Much of what we experience in life revolves around the notion of a self to which experiences happen, a someone who does the experiencing, an “experiencer” of experiences. We commonly assume that there is some agent that acts, some doer that does, some-thing that some-how is. While this holds true at the conventional level, at the ultimate level as understood in Buddhism a fixed self does not exist – self is an illusion.
The Buddha’s teachings on anattā (non-self) are intended to illustrate the transitivity of identity. They are not an absolutist negation of selfhood. Instead, they shake the foundations of person-ality we have been conditioned to believe in and mistakenly use to set up boundaries between self and other. Specifically, anattā is the Buddha’s refutation of the Brahmanic (ancient Indian) notion of a permanent, enduring, transcendental, eternal, persistent Self, termed Atman in Hindu texts such as the Vedas and Upaniṣads. According to the Buddha, there is no self that is ultimate and immortal, separate and individual.
Rather than uphold a mistaken Soul-theory (self view or sakkāya-diṭṭhi) as many of his contemporaries did, the Buddha described the experience of self as impermanent, non-enduring, conventional, mortal, and not greater than the sum of its parts.
In order to demonstrate the logic of selflessness, the Buddha utilized one simple formula:
aniccā = dukkhā = anattā
impermanence = suffering = not-self
Using this formula, the Buddha often begins by describing the aggregates (form, feeling, perception, mental fabrications, consciousness), which are the aspects of our experiences with which we tend to identify most, as impermanent. He then describes that which is impermanent as subject to suffering. Finally, the Buddha simply states that whatever is subject to suffering is unfit to be called one’s self.
In summary, that which is impermanent is unsatisfactory and that which is unsatisfactory is not-self.
“Bhikkhus, how do you conceive it: is form permanent or impermanent?” — “Impermanent, venerable Sir.” — “Now is what is impermanent painful or pleasant?” — “Painful, venerable Sir.” — “Now is what is impermanent, what is painful since subject to change, fit to be regarded thus: ‘This is mine, this is I, this is my self'”? — “No, venerable sir.”
“Is feeling permanent or impermanent?…
“Is perception permanent or impermanent?…
“Are determinations permanent or impermanent?…
“Is consciousness permanent or impermanent?” — “Impermanent, venerable sir.” — “Now is what is impermanent pleasant or painful?” — “Painful, venerable sir.” — “Now is what is impermanent, what is painful since subject to change, fit to be regarded thus: ‘This is mine, this is I, this is my self'”? — “No, venerable sir.”
One of the most prevalent teachings given by the Buddha is that none of the aggregates (form, feeling, perception, mental fabrications, consciousness) should be regarded as defining a person. Any other definition of self outside the aggregates would also not suffice, nor would a definition of self as the sum-total of the aggregates. Ultimately, all views of self must be set aside, since they obstruct clear vision of non-identity and the interdependence of all beings.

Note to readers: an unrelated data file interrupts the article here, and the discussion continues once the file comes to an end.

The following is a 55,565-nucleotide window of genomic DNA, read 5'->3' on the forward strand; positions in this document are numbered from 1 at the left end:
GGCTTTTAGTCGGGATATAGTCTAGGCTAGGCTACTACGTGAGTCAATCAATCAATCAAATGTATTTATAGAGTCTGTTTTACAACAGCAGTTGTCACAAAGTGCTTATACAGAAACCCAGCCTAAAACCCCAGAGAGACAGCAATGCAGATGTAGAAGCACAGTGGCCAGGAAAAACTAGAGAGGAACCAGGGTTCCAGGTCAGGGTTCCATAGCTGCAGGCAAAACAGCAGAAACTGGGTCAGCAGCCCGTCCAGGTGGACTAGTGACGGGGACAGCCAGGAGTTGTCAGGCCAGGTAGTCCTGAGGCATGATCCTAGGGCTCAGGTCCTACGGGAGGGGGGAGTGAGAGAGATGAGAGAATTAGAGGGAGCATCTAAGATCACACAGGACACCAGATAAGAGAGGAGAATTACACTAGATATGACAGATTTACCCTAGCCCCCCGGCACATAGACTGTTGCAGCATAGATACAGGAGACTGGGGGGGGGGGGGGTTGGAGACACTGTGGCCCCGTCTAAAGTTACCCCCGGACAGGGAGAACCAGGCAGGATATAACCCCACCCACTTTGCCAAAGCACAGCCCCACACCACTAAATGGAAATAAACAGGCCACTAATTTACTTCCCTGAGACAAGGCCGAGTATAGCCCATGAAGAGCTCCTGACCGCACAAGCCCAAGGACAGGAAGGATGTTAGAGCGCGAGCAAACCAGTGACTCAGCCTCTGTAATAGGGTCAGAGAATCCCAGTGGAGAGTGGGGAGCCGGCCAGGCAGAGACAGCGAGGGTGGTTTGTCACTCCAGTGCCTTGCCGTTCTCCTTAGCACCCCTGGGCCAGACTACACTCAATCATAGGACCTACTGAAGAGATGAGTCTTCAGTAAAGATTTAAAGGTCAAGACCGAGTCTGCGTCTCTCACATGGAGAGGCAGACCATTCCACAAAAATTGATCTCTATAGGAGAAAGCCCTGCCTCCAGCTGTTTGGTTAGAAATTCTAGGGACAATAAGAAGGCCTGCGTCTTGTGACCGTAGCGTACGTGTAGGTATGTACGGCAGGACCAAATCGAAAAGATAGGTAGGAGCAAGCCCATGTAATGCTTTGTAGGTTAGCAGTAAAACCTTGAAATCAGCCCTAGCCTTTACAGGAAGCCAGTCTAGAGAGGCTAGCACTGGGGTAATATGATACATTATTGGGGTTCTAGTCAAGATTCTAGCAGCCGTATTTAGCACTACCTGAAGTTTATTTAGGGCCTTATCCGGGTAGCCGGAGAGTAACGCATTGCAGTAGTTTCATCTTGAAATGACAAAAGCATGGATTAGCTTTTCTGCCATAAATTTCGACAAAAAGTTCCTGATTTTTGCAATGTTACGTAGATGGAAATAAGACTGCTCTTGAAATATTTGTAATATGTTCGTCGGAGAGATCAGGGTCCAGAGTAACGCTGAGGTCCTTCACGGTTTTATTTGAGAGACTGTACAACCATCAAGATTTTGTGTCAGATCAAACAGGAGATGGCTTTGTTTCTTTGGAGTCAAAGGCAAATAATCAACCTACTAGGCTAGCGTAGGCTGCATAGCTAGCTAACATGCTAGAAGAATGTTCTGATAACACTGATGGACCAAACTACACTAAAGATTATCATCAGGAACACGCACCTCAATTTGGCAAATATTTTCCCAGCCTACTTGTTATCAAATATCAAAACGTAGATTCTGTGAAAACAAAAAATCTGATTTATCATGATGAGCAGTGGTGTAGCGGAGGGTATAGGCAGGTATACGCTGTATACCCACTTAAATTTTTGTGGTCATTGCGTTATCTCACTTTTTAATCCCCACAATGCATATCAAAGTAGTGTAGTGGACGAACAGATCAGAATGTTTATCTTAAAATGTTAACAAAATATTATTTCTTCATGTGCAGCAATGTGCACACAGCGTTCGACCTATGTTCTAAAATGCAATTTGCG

For the purpose of seeing things clearly, the Buddha denied the immortal, unborn and Supreme Self (paramātmā — परमात्मा). Holding views of a self (in any form) is a hindrance on the path to awakening.
“Monks, where a Self or what belongs to Self are not pinned down as a truth or reality, then the view-position — ‘This cosmos is the self. After death this I will be constant, permanent, eternal, not subject to change. I will stay just like that for an eternity’ — Isn’t it utterly & completely a fool’s teaching?”
“What else could it be, lord? It’s utterly & completely a fool’s teaching.”
Although the word “fool” may seem harsh, it merely illustrates the Buddha’s understanding that it is foolish to believe that the self will stay the same forever, unchanging and immortal – foolish because such thinking only leads to immense disappointment, dissatisfaction, dismay, distress, and dis-ease. Self-view is the cause for much of our suffering, whether it manifests as self-criticism, selfishness, self-consciousness, or in other forms. To grasp at the notion of a fixed self creates the conditions for extreme stress (the need to defend one’s self, prove one’s self, and so on) and builds an illusion of separateness from others, whether we realize it or not. Rather, the Buddha showed the way to be liberated from self, liberated from impermanence, and thus liberated from suffering.
“So, bhikkhus any kind of form whatever, whether past, future or presently arisen, whether gross or subtle, whether in oneself or external, whether inferior or superior, whether far or near, must with right understanding how it is, be regarded thus: ‘This is not mine, this is not I, this is not myself.’
“Any kind of feeling whatever…
“Any kind of perception whatever…
“Any kind of determination whatever…
“Any kind of consciousness whatever, whether past, future or presently arisen, whether gross or subtle, whether in oneself or external, whether inferior or superior, whether far or near must, with right understanding how it is, be regarded thus: ‘This is not mine, this is not I, this is not my self.’
One cannot find a self that is not subject to change. Hence, no permanent self. In other words, there is no ultimate self, only the sense-of-self that arises and ceases at every moment. This realization dissolves the distinction between “self and “other” so that no separation remains.